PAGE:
A Covid positive start to the new year!
It's a new year and Gemma Good begins it in isolation as we learn in this week's Good Life column...
It all started with a very faint red line. So faint I walked towards the window, keeping my distance from everybody, to make sure it was there. Sure enough there were two lines on the testing plate; one thick red line and one so faint you had to squint to see it. Nonetheless it was there. My antigen test was positive.
As if contracting Covid wasn’t bad enough, you get absolutely ripped off in the process of coming to this conclusion. The test cost €7.95. I opened the box, expecting to see more than one swab and testing plate but no. Nearly eight euro for one test. While I of course believe the virus exists, I now have a greater tolerance for those who say it is all a money racket.
With no symptoms, I still found it hard to believe I actually had Covid. I tried to get myself a PCR test but people aged four-39 must apply for antigen tests first. I did this, thinking that Covid would long since have left my system by the time they arrived. But, in fairness, they arrived within two days. Five HSE tests, free of charge.
I did one, this time with two blood-red lines appearing after 15 minutes. Positive without a doubt. Bearing in mind I still did not have one symptom, I was shocked. I then tried to apply for a PCR test with no luck. I tried Cavan, Longford, Leitrim, Clare, Westmeath and Limerick with not one test to be got.
My mother, a great one for her Facebook forums and group chats, got wind that if you go on to the HSE website at 12am and opt for Westmeath, you will get an appointment for Athlone testing centre. So I sat up waiting for appointments to become available. Constantly refreshing the page, I thought about the last time I was doing this, which was probably for concert tickets. The anticipation, the panic when they appeared, the rush to fill in your details as quickly as possible and the excitement when you got the message to confirm you had secured your place.
I went through all these stages, but replace excitement with relief. Come 12am on the dot, over 400 appointments became available for two days’ time. Facebook had advised not to select an early slot as an error may occur. Probably due to demand as other people select the first appointment they see. I chose 2pm and got my slot.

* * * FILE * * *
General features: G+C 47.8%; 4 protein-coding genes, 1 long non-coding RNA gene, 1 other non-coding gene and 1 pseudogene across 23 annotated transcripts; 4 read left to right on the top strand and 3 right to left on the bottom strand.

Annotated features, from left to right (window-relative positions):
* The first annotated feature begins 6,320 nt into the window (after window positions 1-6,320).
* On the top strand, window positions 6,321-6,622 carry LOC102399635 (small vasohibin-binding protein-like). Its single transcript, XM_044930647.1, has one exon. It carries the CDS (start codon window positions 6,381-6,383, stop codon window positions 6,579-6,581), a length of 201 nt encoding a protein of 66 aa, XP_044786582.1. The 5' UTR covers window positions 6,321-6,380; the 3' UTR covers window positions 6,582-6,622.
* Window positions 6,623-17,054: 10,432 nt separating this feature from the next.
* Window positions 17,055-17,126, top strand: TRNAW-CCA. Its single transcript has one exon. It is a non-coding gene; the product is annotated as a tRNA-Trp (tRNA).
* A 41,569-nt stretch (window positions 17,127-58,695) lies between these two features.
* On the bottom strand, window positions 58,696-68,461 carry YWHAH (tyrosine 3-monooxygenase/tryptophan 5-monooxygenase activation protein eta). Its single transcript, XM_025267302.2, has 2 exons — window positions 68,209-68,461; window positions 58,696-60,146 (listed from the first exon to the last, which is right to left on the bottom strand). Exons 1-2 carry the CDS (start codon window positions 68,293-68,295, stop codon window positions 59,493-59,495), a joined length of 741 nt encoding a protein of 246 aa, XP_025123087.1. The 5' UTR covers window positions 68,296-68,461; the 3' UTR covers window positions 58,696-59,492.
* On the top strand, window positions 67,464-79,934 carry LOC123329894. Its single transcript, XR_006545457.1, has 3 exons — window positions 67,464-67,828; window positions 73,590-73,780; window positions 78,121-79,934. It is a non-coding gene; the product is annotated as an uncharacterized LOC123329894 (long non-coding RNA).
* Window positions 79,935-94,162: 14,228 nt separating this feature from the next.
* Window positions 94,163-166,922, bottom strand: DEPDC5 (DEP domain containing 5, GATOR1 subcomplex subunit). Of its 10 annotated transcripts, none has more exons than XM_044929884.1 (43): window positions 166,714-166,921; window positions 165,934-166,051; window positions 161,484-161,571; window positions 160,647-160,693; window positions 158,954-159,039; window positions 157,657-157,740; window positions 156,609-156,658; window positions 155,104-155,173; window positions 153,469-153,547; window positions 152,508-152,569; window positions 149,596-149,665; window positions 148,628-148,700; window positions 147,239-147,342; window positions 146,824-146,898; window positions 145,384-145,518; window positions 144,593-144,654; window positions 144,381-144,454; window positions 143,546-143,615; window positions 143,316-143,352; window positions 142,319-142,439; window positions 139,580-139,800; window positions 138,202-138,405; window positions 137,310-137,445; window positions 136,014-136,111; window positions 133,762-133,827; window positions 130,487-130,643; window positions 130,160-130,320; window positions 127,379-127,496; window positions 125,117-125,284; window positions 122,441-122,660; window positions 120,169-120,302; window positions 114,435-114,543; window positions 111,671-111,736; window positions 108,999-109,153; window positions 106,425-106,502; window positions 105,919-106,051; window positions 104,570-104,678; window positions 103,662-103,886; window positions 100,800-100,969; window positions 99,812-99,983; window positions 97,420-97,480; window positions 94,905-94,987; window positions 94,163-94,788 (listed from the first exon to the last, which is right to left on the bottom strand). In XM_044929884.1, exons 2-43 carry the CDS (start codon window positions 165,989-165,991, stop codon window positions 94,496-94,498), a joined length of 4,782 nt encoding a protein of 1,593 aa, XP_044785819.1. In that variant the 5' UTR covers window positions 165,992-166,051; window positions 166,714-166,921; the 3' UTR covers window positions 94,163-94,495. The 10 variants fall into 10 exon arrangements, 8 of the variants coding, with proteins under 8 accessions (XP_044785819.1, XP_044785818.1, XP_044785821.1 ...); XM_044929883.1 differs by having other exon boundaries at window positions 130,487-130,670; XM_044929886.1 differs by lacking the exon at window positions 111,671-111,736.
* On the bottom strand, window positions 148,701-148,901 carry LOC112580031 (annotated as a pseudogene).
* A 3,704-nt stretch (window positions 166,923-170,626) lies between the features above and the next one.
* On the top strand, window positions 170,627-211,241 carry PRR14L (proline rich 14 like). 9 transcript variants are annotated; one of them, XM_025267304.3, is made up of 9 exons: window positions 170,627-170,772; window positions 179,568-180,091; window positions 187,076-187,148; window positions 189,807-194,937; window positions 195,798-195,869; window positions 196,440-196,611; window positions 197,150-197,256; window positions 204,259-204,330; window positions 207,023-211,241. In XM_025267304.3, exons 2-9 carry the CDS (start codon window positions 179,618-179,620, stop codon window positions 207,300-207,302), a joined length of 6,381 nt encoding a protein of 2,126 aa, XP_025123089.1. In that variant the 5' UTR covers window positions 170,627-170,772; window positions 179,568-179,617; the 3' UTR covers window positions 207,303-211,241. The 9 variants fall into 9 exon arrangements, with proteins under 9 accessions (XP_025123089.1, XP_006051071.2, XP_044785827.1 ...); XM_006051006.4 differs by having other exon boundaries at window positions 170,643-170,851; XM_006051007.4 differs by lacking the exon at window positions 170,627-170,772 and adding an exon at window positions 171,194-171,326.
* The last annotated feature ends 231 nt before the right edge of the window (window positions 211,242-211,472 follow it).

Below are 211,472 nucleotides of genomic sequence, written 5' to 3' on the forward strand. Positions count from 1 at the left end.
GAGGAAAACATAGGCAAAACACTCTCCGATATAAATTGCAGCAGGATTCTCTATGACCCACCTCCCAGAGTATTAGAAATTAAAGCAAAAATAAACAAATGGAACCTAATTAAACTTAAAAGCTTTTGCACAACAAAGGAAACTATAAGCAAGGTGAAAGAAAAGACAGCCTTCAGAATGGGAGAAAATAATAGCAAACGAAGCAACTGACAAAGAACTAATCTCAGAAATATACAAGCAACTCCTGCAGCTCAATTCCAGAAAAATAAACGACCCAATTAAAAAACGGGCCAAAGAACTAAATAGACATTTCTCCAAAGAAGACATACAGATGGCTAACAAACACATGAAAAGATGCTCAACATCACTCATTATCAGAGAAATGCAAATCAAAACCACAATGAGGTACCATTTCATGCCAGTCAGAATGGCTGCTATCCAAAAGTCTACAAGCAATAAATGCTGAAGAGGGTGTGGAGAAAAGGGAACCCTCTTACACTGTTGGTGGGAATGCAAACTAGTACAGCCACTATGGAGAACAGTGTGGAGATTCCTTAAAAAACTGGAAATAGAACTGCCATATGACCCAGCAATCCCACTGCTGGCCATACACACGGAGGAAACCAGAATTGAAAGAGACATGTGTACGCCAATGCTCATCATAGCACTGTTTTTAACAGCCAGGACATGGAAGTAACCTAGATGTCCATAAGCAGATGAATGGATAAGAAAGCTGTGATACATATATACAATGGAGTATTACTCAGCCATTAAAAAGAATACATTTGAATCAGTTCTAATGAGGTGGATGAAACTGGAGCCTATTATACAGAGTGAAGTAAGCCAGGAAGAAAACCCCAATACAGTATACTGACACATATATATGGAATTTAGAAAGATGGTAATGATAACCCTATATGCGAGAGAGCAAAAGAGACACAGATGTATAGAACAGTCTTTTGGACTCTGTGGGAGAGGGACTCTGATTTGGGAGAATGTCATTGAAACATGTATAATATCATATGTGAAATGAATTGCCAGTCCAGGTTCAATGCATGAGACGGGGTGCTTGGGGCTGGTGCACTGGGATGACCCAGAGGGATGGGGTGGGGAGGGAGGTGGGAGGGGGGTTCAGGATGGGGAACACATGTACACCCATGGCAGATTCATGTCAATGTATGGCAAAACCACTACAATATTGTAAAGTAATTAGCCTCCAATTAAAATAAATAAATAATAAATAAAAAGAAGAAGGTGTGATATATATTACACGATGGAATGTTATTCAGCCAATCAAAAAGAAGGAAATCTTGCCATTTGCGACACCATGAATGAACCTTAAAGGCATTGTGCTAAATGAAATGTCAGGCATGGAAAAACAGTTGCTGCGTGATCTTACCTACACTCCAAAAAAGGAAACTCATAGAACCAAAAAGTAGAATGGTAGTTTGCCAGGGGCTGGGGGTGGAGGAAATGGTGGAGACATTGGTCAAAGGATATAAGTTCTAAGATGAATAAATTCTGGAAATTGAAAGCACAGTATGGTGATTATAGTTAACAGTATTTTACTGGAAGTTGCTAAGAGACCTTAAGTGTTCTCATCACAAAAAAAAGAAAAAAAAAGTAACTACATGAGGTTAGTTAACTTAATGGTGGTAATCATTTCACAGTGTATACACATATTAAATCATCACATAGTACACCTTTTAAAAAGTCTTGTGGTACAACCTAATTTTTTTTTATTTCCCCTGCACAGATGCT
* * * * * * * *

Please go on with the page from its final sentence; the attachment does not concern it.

I wasn’t going to bother getting a PCR test, not because I didn’t have time to go for it or anything (I find myself with plenty of time these days) but I know that there are many other people who need to get tests to see doctors, to get hospital treatment or for their workplace. Considering I have no symptoms, I was happy to just wait it out at home.
But then I remembered that I hadn’t got my booster, nor couldn’t for three months after testing positive for covid. I don’t know what happens if you get the booster within this time frame but I don’t really intend on finding out. I was worried that restrictions would change and you would need to have your booster to get into gyms, restaurants, to use public transport etc so I decided to get my test. There was a steady flow of people getting tested at Athlone GAA Club however it wasn’t jammed like I expected.
The test came back positive within 48 hours. Similar to most people, since the start of the pandemic, my worst fear was getting the virus. I worried about the effects it would have on me, Long Covid, who I would pass it on to and, honestly, I dreaded the 10 days of isolation.
At the start I listed off loads of stuff I was going to do: Sort out my CV for work placement this summer, start looking for accommodation for placement, spring clean my room, read the three books that have been sitting on my desk for the past four months, get ahead of my college work for the next semester. The list was endless.
Day one and two, there was no stopping me. Five bags of clothes, old makeup and just general crap were filled, all ready for the recycling or the bin. I read a bit, did the odd home workout (throwback to the lockdown days) and finally I succumbed to Netflix's array of films.
All in all, it wasn’t as bad as what I thought it would be but I know a lot of people aren’t lucky enough to be able to say this. I am out of isolation tomorrow and I am thankful for this. I wasn’t going to do this piece on my Covid experience, for some reason I felt like I was doing something wrong by getting Covid.
I read a piece by Orla Muldoon who is a Professor of Psychology at UL on how the government is putting too much emphasis on personal responsibility as a tool for fighting Covid. Using this tactic, you feel irresponsible by getting the virus. I know a lot of people are feeling the same way. The message I received from a friend telling me that I was a close contact also included a lengthy apology, and it wasn’t a text from the HSE because we all know that system has its flaws.
It’s a pandemic, therefore the chances of getting Covid are quite high, especially with cases up on 20,000 a day. My advice would be to not bother wrecking your brain over where you could have contracted it, do your isolation and take it easy. I know a lot of people have the virus at the minute, so I hope everybody is doing okay.
* Gemma Good is from Killeshandra and a second year journalism student in University of Limerick.